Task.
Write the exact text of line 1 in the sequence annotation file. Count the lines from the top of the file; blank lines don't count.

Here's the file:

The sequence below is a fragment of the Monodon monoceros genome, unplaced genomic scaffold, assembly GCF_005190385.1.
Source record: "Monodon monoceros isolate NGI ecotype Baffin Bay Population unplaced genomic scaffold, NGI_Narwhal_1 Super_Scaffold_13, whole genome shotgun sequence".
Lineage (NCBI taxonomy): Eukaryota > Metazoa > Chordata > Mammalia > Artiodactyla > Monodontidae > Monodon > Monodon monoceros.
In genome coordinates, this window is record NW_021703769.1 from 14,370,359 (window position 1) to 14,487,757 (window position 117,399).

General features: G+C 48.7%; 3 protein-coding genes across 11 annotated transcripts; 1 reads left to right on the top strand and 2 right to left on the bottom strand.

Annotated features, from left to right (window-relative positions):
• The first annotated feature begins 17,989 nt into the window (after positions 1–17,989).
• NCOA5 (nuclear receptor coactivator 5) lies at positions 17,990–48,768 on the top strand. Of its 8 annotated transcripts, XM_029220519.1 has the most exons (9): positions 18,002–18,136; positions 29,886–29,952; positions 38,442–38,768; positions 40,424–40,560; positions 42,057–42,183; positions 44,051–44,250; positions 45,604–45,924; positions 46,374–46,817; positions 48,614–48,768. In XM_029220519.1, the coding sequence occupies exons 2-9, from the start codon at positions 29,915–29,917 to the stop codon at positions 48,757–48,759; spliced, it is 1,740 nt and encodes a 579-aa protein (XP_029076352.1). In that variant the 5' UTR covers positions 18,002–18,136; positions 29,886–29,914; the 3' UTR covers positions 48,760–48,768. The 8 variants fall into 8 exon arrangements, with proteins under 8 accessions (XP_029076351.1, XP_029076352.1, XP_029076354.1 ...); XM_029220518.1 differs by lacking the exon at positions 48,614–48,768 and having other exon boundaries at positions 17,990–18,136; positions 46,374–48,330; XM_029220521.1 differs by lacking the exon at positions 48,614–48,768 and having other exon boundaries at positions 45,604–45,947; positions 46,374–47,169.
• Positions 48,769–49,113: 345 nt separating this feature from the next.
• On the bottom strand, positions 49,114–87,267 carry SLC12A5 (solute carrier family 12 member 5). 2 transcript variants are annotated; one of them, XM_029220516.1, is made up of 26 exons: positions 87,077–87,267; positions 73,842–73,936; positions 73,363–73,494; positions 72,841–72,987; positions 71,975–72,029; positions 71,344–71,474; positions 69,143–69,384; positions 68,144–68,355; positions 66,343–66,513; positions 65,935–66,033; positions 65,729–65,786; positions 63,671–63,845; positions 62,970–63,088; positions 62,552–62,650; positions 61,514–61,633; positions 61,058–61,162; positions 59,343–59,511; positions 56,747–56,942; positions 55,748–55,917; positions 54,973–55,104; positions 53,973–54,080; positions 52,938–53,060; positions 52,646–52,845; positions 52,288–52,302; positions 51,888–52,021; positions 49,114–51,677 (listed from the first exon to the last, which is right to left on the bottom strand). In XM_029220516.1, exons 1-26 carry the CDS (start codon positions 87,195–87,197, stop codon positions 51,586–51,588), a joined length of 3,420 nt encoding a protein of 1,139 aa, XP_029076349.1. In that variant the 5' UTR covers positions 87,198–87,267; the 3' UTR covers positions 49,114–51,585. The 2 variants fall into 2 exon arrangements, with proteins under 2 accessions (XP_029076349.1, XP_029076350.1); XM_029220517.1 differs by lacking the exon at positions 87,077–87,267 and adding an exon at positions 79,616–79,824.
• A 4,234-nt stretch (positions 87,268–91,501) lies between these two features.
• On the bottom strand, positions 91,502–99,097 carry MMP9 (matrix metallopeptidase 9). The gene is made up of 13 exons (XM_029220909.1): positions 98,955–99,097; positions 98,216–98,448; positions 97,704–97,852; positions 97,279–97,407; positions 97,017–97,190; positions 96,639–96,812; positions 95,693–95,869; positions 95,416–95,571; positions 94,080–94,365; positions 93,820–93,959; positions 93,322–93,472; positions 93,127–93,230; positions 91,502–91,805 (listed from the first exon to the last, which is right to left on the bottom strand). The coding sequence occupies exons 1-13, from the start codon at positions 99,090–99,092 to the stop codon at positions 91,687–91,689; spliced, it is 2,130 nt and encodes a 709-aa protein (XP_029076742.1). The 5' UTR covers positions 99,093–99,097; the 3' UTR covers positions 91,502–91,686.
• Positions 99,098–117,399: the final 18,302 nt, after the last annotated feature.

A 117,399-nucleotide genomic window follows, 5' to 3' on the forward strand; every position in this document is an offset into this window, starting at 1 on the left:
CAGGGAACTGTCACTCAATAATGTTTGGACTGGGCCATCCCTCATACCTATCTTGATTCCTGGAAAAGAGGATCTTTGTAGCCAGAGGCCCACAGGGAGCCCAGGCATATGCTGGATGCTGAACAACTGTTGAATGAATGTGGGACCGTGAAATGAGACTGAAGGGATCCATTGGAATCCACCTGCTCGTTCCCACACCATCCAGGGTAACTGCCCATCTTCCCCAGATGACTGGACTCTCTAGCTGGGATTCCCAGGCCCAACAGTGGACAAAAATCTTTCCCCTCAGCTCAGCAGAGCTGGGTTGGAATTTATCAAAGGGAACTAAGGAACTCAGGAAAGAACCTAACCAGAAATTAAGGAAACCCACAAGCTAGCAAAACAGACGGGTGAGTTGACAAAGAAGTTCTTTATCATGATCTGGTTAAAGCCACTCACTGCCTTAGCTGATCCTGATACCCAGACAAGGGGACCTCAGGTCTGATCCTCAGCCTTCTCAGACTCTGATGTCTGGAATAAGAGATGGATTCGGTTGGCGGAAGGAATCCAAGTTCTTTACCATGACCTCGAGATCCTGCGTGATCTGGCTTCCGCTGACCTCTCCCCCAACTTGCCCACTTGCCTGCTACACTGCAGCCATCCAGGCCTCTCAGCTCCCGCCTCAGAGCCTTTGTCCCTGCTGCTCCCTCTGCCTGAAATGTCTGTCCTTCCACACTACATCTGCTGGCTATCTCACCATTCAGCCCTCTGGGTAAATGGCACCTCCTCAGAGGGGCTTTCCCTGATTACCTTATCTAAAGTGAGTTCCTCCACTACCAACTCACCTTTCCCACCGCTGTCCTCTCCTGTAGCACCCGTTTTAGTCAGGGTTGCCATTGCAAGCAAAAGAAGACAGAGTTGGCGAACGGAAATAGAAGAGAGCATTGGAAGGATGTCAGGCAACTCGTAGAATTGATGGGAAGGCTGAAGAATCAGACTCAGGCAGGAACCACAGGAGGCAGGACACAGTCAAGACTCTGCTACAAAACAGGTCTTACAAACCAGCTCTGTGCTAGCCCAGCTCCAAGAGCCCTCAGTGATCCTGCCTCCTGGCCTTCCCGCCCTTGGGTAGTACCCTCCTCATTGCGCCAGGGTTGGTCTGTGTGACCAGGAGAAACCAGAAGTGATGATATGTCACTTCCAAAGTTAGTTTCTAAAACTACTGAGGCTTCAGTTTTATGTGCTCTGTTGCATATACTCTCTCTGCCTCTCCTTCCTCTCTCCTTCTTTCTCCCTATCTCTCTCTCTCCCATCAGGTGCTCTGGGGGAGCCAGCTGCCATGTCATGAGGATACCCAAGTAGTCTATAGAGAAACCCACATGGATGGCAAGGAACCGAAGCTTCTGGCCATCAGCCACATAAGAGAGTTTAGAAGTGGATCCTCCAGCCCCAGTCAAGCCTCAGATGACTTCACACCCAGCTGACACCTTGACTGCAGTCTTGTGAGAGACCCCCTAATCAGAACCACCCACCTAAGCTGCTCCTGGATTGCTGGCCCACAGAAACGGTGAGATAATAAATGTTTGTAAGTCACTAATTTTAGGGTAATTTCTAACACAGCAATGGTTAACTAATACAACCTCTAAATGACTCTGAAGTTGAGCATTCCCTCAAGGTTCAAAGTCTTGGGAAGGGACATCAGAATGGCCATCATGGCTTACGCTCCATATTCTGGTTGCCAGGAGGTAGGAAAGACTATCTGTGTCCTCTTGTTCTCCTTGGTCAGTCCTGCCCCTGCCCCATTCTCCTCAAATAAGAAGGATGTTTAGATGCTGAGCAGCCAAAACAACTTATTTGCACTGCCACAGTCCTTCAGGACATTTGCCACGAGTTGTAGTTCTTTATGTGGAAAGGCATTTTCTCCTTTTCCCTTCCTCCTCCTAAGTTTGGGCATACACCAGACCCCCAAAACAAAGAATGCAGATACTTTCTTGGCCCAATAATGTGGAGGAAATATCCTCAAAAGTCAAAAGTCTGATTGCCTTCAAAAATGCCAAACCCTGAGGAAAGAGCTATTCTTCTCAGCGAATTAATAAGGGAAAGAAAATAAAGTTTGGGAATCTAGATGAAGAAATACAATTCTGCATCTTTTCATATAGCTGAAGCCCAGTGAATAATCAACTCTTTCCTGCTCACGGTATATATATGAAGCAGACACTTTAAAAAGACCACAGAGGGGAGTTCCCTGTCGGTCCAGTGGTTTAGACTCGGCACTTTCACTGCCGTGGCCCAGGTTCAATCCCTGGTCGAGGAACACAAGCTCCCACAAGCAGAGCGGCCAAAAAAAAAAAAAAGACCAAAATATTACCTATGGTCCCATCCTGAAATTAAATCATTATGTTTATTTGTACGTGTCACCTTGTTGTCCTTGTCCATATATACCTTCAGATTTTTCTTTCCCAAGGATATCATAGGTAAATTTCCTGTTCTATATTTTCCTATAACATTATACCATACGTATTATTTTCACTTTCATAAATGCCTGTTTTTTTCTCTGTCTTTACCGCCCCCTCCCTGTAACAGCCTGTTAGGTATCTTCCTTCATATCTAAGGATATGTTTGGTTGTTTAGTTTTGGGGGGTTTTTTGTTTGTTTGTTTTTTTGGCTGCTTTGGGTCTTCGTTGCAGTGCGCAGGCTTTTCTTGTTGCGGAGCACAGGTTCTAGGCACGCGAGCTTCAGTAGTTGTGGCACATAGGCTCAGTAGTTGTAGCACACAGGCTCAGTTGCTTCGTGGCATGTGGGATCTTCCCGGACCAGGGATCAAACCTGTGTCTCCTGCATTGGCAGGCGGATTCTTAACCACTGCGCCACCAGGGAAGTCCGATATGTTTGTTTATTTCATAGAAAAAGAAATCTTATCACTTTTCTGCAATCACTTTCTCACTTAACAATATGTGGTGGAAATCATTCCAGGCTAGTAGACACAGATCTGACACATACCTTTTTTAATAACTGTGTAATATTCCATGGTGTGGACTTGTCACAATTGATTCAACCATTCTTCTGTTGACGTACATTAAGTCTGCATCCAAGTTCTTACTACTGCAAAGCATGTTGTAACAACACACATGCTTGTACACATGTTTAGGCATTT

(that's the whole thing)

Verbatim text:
The sequence below is a fragment of the Monodon monoceros genome, unplaced genomic scaffold, assembly GCF_005190385.1.